Sarah-Jane Summers may not be a familiar name. Classically trained, member of the Bozzini quartet, she is also trained in the typical Scottish Highland's type of folk music. She lives in Norway and is married to Finnish guitarist Juhani Sivola, and her musical output combines all this. This means that you may be in for some surprises.
"Kalopsia" is a solo album, with the artist playing both viola and violin, and consists of fourteen solo improvisations that clock around two to three minutes each. The first four tracks offer very modern, avant-garde soloing that explores timbre and adds rhythmic and technical complexities making them a fascinating listen. On the fifth track, Petrichor, she delves into folk music, sweet and gentle, like a lullabye, and it is the only composition that is not directly adventurous or avant-garde. It is is followed by Susurrus, a dark piece, barely recognizable as emanating from a violin, with muted scrapings creating an uncanny sense of dread, a comparable approach to the much deeper tension on the strings of Letophobia. Hiraeth is a multilayered melancholy piece.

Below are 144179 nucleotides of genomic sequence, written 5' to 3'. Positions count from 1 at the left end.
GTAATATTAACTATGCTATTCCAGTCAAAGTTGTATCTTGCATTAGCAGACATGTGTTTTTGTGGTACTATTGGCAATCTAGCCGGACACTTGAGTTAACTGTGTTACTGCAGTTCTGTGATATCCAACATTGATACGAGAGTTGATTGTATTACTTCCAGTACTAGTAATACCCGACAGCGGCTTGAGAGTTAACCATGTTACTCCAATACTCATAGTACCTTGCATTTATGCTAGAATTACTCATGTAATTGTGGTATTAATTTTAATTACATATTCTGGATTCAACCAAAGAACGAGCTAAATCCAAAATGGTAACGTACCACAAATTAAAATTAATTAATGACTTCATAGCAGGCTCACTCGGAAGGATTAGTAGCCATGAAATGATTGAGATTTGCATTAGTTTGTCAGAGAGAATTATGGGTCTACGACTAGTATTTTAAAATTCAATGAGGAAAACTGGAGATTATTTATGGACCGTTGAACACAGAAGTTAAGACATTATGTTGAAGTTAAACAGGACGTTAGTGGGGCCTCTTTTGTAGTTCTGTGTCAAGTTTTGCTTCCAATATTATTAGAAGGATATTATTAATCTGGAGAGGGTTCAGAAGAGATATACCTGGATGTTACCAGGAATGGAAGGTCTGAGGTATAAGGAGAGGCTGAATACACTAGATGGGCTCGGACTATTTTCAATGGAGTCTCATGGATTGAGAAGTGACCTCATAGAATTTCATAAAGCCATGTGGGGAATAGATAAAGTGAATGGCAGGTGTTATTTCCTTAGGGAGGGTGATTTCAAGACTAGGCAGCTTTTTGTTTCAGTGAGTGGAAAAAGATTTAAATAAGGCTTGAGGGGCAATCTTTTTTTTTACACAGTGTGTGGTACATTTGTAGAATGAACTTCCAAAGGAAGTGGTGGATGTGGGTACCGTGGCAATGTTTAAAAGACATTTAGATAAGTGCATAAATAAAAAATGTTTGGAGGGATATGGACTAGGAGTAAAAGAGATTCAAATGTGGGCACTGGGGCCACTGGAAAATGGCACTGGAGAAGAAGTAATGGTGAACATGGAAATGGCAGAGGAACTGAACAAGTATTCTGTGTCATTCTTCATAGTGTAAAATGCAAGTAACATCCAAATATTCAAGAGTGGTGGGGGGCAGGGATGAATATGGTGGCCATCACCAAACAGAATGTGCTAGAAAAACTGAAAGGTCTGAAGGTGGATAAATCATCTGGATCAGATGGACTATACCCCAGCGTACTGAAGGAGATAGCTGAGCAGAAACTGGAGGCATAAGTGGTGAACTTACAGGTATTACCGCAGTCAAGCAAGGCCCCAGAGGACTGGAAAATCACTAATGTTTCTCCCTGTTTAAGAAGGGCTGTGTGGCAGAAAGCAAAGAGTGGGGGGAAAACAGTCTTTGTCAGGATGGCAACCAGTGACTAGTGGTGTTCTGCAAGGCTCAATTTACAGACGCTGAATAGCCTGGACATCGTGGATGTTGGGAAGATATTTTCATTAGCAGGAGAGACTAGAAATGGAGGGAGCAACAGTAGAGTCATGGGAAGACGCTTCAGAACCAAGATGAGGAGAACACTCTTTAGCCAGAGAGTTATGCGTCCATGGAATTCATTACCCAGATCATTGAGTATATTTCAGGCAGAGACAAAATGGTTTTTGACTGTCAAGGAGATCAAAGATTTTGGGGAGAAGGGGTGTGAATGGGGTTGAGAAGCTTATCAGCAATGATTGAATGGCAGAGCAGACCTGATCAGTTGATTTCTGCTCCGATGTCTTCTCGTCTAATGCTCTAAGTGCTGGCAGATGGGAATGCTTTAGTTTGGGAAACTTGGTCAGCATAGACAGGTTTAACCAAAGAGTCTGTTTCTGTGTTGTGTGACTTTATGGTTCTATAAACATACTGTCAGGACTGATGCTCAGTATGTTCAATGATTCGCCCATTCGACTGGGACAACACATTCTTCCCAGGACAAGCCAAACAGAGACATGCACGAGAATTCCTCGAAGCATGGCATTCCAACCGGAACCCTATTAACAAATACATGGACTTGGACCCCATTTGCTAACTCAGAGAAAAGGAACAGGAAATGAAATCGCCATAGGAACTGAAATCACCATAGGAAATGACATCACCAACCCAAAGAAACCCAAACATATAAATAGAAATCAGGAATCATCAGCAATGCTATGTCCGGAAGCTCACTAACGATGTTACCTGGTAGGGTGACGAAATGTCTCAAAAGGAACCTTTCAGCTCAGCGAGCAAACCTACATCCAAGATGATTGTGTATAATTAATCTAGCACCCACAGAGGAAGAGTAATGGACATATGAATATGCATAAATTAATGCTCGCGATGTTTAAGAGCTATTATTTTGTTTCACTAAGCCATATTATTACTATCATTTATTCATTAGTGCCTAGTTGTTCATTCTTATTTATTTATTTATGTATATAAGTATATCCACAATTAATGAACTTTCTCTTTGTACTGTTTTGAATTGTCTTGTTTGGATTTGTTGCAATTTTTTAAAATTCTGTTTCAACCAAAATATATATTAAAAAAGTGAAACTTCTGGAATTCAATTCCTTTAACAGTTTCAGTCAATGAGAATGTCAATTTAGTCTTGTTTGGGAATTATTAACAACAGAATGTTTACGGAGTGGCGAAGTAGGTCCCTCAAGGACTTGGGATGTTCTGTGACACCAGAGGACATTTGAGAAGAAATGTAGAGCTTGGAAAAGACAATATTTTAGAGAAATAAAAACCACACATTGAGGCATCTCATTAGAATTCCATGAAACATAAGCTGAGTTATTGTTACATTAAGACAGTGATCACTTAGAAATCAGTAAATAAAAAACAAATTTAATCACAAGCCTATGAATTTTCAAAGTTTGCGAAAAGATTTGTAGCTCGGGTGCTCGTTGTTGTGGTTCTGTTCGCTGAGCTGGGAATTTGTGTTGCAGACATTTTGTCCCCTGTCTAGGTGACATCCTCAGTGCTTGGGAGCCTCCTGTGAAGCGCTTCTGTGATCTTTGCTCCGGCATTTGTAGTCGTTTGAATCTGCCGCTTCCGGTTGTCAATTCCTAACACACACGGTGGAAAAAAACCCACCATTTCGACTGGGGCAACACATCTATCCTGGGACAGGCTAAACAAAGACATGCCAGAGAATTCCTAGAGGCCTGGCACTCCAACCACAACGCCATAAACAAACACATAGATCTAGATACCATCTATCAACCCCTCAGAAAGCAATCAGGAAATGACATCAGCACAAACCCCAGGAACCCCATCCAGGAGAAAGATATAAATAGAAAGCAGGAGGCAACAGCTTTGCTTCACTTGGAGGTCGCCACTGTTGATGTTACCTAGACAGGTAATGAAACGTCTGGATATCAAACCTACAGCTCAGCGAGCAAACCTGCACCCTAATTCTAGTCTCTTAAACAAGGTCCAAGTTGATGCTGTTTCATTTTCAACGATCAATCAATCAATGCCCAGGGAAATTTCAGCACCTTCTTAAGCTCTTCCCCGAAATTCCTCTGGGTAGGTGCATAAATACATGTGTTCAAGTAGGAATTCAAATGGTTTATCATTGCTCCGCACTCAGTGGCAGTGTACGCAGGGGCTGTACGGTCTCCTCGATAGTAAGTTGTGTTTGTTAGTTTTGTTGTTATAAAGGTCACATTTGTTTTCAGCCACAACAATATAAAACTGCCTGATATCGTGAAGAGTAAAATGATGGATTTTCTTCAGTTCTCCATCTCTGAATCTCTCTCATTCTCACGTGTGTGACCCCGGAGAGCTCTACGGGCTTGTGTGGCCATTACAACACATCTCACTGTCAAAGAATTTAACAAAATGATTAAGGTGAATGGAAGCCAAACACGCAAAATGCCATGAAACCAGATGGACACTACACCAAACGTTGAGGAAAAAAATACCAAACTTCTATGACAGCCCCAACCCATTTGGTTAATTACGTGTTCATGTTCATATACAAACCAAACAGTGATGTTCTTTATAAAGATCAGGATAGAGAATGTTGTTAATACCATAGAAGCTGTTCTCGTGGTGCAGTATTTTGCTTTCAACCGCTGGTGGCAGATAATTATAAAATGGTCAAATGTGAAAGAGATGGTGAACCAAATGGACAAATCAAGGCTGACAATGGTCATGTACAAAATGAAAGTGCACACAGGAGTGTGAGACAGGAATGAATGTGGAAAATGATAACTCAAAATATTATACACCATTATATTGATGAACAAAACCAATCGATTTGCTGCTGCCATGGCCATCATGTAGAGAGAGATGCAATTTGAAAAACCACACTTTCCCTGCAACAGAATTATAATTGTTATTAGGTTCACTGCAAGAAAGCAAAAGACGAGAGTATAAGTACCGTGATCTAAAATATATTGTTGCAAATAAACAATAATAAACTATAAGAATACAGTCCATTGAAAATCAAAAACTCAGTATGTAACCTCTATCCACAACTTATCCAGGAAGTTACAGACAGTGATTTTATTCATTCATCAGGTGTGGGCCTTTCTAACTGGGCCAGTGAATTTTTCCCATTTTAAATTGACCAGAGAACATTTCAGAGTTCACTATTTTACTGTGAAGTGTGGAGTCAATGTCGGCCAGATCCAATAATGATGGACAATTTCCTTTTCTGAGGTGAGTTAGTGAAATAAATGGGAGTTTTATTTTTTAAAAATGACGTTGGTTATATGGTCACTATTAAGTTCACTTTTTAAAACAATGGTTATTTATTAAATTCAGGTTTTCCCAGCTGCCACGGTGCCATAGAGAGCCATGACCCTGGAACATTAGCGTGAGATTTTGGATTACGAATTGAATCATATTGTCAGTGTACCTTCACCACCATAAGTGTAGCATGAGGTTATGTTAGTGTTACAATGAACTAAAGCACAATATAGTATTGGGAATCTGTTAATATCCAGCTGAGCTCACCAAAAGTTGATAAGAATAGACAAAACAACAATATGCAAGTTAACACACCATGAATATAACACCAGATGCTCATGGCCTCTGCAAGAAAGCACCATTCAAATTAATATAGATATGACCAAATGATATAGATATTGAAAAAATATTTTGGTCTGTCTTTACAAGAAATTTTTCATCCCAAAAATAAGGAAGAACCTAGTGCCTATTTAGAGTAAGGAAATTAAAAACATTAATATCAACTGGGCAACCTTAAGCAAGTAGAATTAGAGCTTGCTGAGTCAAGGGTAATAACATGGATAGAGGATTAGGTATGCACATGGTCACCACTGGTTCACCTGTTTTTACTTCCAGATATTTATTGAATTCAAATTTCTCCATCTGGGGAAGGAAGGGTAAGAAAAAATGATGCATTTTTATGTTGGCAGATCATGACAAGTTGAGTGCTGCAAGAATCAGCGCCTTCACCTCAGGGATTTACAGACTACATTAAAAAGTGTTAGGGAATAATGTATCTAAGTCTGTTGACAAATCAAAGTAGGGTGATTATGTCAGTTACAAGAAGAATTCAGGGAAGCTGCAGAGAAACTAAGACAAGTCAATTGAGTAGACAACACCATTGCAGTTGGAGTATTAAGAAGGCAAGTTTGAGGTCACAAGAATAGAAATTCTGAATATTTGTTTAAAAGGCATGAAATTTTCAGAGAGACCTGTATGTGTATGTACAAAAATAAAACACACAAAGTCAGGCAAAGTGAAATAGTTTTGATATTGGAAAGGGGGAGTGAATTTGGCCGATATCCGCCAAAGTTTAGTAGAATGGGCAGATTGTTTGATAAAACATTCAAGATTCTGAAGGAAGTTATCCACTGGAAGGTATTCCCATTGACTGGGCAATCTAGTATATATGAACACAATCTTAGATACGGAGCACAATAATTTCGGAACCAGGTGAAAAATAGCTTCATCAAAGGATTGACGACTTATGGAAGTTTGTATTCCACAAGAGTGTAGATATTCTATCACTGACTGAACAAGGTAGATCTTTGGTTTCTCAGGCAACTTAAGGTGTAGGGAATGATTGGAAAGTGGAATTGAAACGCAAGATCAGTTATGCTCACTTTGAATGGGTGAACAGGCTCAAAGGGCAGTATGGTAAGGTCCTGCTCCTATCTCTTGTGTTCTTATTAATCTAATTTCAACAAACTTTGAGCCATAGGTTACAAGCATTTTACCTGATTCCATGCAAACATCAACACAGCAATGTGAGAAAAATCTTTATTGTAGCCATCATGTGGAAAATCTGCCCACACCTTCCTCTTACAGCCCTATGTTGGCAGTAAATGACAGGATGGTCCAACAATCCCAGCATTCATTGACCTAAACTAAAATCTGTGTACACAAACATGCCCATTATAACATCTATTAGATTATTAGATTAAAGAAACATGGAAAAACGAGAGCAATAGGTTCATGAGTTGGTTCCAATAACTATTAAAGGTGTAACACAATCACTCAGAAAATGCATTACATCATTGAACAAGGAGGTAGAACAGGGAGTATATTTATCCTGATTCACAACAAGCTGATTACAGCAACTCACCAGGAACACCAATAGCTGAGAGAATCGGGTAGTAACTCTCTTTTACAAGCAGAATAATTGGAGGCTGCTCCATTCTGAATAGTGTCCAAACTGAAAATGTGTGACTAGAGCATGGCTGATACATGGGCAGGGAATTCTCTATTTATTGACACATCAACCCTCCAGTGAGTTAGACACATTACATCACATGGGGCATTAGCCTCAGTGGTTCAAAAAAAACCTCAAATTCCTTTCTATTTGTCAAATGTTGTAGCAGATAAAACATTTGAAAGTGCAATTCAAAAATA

Meraki is built around a repetitive phrase on several strings with a high-pitched tone dancing around it. Its title is a Greek word that describes what happens when you leave a piece of yourself (your soul, creativity or love) in your work, and this works is quite well illustrates her approach.
Each of the fourteen musical miniatures that she offers us here has its own character and story, and her art is so strong that despite the shortness of the improvisation, she manages to make it compelling and gripping.
Her first solo album, Virr, received positive acclaim. I think this one is even better.
Listen and download from Bandcamp.